Definition of Opportunity Cost
Opportunity cost is the profit that was lost or missed because of some action or failure to take some action. Some refer to opportunity cost as opportunity lost.
Example of Opportunity Costs
Assume that you want to add a website to your already successful business. You are confident that it will increase your company's contribution margin by $1,500 a week. A highly-trusted and successful firm will complete the website within 4 weeks at a set price of $10,000. A friend offered to develop your website for $6,500 but it will take 7 weeks.
Based on the out-of-pocket cost, your friend's bid looks better because of the $3,500 saved ($6,500 instead of $10,000). However, with your friend's work you will have lost the opportunity to earn an additional $4,500 (3 weeks at $1,500 a week). Therefore, the cost of you friend's work is $11,000 (the out-of-pocket cost of $6,500 + the opportunity cost of $4,500). The highly-trusted firm's cost of $10,000 now looks like the better option.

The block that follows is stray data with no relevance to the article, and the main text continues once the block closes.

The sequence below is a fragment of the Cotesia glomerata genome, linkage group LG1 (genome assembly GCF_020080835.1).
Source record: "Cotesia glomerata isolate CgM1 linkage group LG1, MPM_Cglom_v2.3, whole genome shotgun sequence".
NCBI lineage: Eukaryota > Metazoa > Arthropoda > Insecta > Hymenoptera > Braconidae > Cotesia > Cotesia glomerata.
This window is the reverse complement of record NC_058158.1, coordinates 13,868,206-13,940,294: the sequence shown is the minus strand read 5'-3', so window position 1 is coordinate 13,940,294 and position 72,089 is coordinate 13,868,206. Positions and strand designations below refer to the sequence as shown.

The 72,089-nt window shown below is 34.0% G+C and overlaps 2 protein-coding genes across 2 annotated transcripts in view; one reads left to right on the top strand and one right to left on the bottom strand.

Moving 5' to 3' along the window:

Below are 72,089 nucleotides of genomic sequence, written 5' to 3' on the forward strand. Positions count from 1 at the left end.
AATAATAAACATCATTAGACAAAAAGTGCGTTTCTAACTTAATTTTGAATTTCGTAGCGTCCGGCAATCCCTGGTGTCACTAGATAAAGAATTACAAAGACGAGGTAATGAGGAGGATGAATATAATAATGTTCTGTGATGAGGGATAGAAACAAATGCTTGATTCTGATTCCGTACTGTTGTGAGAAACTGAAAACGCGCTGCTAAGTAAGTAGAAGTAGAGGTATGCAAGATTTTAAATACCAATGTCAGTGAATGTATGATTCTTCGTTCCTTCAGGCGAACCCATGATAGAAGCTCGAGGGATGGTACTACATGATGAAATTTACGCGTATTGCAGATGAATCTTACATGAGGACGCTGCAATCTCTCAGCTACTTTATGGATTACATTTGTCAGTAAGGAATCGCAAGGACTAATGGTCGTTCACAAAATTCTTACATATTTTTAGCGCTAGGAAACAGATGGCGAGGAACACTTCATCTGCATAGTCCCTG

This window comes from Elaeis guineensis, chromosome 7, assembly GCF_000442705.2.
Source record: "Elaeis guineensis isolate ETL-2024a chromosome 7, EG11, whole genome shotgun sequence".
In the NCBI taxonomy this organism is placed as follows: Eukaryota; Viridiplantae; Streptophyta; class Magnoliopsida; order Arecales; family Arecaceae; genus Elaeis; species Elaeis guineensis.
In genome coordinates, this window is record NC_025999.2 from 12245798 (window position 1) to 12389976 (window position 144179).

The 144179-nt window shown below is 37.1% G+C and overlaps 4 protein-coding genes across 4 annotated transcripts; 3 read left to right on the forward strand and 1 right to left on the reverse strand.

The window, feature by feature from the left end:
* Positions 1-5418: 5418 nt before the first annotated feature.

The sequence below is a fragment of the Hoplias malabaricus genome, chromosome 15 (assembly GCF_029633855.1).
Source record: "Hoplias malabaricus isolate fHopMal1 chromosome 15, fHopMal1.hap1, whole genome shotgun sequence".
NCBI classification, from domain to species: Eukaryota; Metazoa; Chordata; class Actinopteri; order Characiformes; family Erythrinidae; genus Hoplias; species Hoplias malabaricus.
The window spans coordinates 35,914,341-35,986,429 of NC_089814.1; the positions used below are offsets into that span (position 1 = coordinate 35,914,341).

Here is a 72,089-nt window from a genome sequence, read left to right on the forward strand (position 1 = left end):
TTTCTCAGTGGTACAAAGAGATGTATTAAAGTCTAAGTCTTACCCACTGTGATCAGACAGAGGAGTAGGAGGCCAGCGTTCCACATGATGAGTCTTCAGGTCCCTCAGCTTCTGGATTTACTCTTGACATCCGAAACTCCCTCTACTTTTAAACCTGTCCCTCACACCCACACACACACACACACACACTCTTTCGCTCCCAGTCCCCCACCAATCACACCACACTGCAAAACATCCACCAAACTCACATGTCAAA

Interestingly, the opportunity costs are not found or recorded in the general ledger accounts. Hence, if you selected your friend's offer, only the $6,500 paid to your friend will be recorded as the cost of the website. (The 3 weeks of missed profits are not recorded and will not be widely discussed.)
This is also a reminder that the general ledger accounts are filled with past, historical amounts. Unfortunately, the relevant costs for decision making are the future costs and the opportunity costs (neither of which are not in the general ledger and are probably unknown at the time a decision must be made).